Declaring variables

Syntax

  • Public counter As Integer
  • Private _counter As Integer
  • Dim counter As Integer

Declaring and assigning a variable using a primitive type

Variables in Visual Basic are declared using the Dim keyword. For example, this declares a new variable called counter with the data type Integer:

Dim counter As Integer

A variable declaration can also include an access modifier, such as Public, Protected, Friend, or Private. This works in conjunction with the variable's scope to determine its accessibility.

Access ModifierMeaning
PublicAll types which can access the enclosing type
ProtectedOnly the enclosing class and those that inherit from it
FriendAll types in the same assembly that can access the enclosing type
Protected FriendThe enclosing class and its inheritors, or the types in the same assembly that can access the enclosing class
PrivateOnly the enclosing type
StaticOnly on local variables and only initializes once.

As a shorthand, the Dim keyword can be replaced with the access modifier in the variable's declaration:

Public TotalItems As Integer
Private counter As Integer

The supported data types are outlined in the table below:

TypeAliasMemory allocationExample
SByteN/A1 byteDim example As SByte = 10
Int16Short2 bytesDim example As Short = 10
Int32Integer4 bytesDim example As Integer = 10
Int64Long8 bytesDim example As Long = 10
SingleN/A4 bytesDim example As Single = 10.95
DoubleN/A8 bytesDim example As Double = 10.95
DecimalN/A16 bytesDim example As Decimal = 10.95
BooleanN/ADictated by implementing platformDim example As Boolean = True
CharN/A2 BytesDim example As Char = "A"C
StringN/AformulasourceDim example As String = "Stack Overflow"
DateTimeDate8 BytesDim example As Date = Date.Now
ByteN/A1 byteDim example As Byte = 10
UInt16UShort2 bytesDim example As UShort = 10
UInt32UInteger4 bytesDim example As UInteger = 10
UInt64ULong8 bytesDim example As ULong = 10
ObjectN/A4 bytes 32 bit architecture, 8 bytes 64 bit architectureDim example As Object = Nothing

There also exist data identifier and literal type characters usable in replacement for the textual type and or to force literal type:

Type (or Alias)Identifier type characterLiteral type character
ShortN/Aexample = 10S
IntegerDim example%example = 10% or example = 10I
LongDim example&example = 10& or example = 10L
SingleDim example!example = 10! or example = 10F
DoubleDim example#example = 10# or example = 10R
DecimalDim example@example = 10@ or example = 10D
CharN/Aexample = "A"C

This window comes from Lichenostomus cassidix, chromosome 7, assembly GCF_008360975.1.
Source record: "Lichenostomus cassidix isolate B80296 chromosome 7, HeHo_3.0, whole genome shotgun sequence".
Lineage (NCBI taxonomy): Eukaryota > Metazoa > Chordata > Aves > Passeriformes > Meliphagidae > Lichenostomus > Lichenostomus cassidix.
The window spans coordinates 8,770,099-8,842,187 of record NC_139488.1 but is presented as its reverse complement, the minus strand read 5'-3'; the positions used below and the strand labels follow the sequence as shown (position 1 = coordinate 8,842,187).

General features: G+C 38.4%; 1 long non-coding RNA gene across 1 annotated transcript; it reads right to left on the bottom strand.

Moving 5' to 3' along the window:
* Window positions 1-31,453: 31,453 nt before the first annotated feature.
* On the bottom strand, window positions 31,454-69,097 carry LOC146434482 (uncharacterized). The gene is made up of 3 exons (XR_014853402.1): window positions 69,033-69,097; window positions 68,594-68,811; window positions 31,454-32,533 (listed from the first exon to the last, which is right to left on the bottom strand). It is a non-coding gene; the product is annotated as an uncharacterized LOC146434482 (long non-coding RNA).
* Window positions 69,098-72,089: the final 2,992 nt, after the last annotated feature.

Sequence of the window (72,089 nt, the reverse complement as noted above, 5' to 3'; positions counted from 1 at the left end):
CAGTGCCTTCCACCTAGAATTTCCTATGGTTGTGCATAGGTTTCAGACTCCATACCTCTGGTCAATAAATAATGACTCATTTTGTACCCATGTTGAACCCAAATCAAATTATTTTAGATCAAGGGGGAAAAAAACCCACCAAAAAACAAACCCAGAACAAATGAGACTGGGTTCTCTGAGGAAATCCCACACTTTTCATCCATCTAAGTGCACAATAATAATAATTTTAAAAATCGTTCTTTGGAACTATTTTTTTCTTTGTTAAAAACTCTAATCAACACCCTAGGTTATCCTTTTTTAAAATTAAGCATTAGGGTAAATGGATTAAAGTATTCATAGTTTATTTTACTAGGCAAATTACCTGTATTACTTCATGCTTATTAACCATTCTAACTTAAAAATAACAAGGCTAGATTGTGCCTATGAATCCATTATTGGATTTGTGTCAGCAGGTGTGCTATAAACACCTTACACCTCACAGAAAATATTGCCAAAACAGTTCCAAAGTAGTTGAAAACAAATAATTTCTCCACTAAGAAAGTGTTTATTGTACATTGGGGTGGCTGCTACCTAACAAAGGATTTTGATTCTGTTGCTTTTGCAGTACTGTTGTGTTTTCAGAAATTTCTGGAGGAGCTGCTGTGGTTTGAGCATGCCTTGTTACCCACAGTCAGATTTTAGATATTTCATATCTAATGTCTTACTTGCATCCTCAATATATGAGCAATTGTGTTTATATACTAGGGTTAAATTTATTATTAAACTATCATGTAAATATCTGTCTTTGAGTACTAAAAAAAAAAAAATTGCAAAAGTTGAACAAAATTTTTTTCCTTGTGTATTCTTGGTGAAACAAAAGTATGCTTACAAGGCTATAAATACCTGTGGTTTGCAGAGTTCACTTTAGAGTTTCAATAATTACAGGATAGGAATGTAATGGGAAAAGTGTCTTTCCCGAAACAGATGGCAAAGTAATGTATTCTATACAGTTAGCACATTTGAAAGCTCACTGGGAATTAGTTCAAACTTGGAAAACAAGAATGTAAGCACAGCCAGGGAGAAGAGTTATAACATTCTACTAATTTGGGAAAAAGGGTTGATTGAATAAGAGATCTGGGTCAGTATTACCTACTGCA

StringDim example$N/A
UShortN/Aexample = 10US
UIntegerN/Aexample = 10UI
ULongN/Aexample = 10UL

The integral suffixes are also usable with hexadecimal (&H) or octal (&O) prefixes:
example = &H8000S or example = &O77&

Date(Time) objects can also be defined using literal syntax:
Dim example As Date = #7/26/2016 12:8 PM#

Once a variable is declared it will exist within the Scope of the containing type, Sub or Function declared, as an example:

Public Function IncrementCounter() As Integer
    Dim counter As Integer = 0
    counter += 1

    Return counter
End Function

The counter variable will only exist until the End Function and then will be out of scope. If this counter variable is needed outside of the function you will have to define it at class/structure or module level.

Public Class ExampleClass

    Private _counter As Integer
   
    Public Function IncrementCounter() As Integer
       _counter += 1
       Return _counter
    End Function

End Class

Alternatively, you can use the Static (not to be confused with Shared) modifier to allow a local variable to retain it's value between calls of its enclosing method:

Function IncrementCounter() As Integer
    Static counter As Integer = 0
    counter += 1

    Return counter
End Function

Example of Access Modifiers

In the following example consider you have a solution hosting two projects: ConsoleApplication1 and SampleClassLibrary. The first project will have the classes SampleClass1 and SampleClass2. The second one will have SampleClass3 and SampleClass4. In other words we have two assemblies with two classes each. ConsoleApplication1 has a reference to SampleClassLibrary.

See how SampleClass1.MethodA interacts with other classes and methods.

SampleClass1.vb:

Imports SampleClassLibrary

Public Class SampleClass1
    Public Sub MethodA()
        'MethodA can call any of the following methods because
        'they all are in the same scope.
        MethodB()
        MethodC()
        MethodD()
        MethodE()

        'Sample2 is defined as friend. It is accessible within
        'the type itself and all namespaces and code within the same assembly.
        Dim class2 As New SampleClass2() 
        class2.MethodA()
        'class2.MethodB() 'SampleClass2.MethodB is not accessible because
                          'this method is private. SampleClass2.MethodB
                          'can only be called from SampleClass2.MethodA,
                          'SampleClass2.MethodC, SampleClass2.MethodD
                          'and SampleClass2.MethodE
        class2.MethodC()
        'class2.MethodD() 'SampleClass2.MethodD is not accessible because
                          'this method is protected. SampleClass2.MethodD
                          'can only be called from any class that inherits
                          'SampleClass2, SampleClass2.MethodA, SampleClass2.MethodC,
                          'SampleClass2.MethodD and SampleClass2.MethodE
        class2.MethodE()